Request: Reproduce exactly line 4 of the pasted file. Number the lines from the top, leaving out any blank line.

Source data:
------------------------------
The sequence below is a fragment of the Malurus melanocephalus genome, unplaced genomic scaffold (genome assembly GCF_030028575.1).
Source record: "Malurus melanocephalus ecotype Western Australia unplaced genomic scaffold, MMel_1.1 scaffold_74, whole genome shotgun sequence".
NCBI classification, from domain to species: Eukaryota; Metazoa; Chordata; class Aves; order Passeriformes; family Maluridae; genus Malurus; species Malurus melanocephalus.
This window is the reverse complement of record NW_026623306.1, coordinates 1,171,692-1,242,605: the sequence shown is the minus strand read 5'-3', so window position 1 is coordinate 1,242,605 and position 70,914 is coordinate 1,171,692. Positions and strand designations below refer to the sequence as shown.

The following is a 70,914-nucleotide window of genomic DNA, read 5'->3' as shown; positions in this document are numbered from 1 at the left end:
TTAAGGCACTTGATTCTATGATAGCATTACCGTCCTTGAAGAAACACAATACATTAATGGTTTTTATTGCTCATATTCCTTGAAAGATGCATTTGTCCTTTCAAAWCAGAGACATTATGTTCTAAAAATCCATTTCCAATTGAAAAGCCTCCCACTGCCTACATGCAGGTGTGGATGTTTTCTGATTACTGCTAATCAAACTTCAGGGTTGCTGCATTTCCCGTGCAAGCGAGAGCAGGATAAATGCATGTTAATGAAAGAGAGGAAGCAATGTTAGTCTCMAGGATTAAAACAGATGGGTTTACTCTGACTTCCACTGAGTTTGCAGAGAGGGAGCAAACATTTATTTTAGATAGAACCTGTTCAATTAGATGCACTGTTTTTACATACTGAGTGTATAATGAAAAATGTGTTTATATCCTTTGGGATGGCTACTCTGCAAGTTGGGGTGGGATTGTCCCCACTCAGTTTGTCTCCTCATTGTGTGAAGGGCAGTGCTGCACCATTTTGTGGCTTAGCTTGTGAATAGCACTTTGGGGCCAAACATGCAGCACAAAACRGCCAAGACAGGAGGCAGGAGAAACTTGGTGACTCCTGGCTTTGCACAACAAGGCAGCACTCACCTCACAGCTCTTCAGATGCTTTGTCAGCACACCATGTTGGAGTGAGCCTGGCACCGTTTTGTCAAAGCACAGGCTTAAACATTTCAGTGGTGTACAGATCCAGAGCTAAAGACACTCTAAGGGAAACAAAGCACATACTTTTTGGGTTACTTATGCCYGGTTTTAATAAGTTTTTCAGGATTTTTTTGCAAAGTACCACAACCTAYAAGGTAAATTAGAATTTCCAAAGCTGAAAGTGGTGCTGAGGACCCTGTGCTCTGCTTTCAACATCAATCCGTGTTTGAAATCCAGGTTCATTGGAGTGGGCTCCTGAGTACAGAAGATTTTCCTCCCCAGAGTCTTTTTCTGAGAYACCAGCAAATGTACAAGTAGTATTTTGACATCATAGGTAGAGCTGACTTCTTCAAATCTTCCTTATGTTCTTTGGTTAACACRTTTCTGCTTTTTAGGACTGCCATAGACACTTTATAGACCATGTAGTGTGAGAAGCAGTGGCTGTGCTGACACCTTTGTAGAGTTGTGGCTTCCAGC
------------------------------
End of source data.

This window is the reverse complement of record NW_026623306.1, coordinates 1,171,692-1,242,605: the sequence shown is the minus strand read 5'-3', so window position 1 is coordinate 1,242,605 and position 70,914 is coordinate 1,171,692. Positions and strand designations below refer to the sequence as shown.